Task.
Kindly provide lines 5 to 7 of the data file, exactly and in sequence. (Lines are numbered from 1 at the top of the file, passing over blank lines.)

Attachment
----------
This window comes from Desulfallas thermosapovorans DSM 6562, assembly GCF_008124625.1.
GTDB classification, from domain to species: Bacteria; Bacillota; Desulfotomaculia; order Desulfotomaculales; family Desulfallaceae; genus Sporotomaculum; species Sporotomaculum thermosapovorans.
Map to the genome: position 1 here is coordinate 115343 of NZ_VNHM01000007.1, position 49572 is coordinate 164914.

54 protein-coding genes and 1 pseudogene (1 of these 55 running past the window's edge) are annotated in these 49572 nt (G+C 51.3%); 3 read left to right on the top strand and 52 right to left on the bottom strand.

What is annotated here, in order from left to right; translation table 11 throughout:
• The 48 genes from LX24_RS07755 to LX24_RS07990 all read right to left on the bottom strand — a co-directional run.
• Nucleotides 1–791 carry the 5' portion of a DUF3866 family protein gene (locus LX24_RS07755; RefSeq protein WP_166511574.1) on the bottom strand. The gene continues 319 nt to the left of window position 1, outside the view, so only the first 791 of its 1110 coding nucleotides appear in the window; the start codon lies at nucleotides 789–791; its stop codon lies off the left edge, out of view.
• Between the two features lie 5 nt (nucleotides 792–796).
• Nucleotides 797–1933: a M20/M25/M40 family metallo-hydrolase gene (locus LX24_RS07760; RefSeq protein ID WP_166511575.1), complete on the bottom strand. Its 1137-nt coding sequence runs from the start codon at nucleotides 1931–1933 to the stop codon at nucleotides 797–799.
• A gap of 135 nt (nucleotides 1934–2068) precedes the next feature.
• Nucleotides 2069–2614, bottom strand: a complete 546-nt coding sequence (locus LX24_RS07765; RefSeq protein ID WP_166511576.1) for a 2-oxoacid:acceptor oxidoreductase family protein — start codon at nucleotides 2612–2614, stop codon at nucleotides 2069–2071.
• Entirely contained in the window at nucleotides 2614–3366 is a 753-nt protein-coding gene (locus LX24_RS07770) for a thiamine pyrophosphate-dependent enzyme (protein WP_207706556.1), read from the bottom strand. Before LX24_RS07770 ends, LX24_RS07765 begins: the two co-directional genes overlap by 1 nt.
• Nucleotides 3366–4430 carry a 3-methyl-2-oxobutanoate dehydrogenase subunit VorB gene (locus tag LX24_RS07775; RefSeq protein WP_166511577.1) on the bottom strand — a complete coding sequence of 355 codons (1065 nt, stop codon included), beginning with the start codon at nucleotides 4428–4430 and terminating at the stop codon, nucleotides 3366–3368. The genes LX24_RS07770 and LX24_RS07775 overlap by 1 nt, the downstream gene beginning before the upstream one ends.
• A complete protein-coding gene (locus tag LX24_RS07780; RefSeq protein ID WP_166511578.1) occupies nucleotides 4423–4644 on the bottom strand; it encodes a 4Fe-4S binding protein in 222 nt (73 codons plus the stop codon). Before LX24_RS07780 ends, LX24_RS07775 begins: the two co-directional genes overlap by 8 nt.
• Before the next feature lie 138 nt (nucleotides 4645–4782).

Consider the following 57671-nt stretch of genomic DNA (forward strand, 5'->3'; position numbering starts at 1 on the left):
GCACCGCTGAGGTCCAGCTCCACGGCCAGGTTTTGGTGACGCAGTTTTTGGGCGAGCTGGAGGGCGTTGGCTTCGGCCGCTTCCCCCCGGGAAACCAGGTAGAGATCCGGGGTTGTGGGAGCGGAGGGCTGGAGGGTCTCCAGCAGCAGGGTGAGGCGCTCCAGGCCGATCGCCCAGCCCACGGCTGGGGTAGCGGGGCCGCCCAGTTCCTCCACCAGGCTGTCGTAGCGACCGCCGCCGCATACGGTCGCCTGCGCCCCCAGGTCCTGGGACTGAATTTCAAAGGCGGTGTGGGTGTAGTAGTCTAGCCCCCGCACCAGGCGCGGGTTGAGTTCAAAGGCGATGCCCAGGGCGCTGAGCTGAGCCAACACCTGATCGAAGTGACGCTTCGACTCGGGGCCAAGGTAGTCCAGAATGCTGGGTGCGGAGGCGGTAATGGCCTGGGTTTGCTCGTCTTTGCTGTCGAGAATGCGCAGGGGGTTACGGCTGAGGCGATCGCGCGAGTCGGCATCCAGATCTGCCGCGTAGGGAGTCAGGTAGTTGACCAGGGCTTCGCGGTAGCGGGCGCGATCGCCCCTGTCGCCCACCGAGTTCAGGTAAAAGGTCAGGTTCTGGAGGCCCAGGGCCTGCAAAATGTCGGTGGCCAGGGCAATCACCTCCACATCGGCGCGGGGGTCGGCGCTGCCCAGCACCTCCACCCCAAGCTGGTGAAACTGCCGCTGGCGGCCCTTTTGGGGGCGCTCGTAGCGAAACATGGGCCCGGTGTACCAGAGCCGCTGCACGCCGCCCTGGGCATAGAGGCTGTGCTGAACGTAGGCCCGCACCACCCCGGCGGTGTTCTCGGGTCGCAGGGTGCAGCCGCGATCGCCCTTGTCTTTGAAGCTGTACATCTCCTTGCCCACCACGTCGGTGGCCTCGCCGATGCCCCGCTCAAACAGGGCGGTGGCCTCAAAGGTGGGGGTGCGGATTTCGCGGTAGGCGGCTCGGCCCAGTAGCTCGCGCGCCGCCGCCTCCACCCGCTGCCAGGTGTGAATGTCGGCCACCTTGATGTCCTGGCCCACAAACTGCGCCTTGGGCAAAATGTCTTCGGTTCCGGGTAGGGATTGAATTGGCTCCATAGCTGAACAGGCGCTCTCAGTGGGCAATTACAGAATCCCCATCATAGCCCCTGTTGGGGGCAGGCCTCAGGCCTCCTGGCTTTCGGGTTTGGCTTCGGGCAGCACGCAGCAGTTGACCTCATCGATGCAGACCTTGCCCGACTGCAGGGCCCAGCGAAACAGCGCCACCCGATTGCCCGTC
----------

What is annotated here, in order from left to right; translation table 11 throughout:
• The 48 genes from LX24_RS07755 to LX24_RS07990 all read right to left on the bottom strand — a co-directional run.
• Nucleotides 1–791 carry the 5' portion of a DUF3866 family protein gene (locus LX24_RS07755; RefSeq protein WP_166511574.1) on the bottom strand. The gene continues 319 nt to the left of window position 1, outside the view, so only the first 791 of its 1110 coding nucleotides appear in the window; the start codon lies at nucleotides 789–791; its stop codon lies off the left edge, out of view.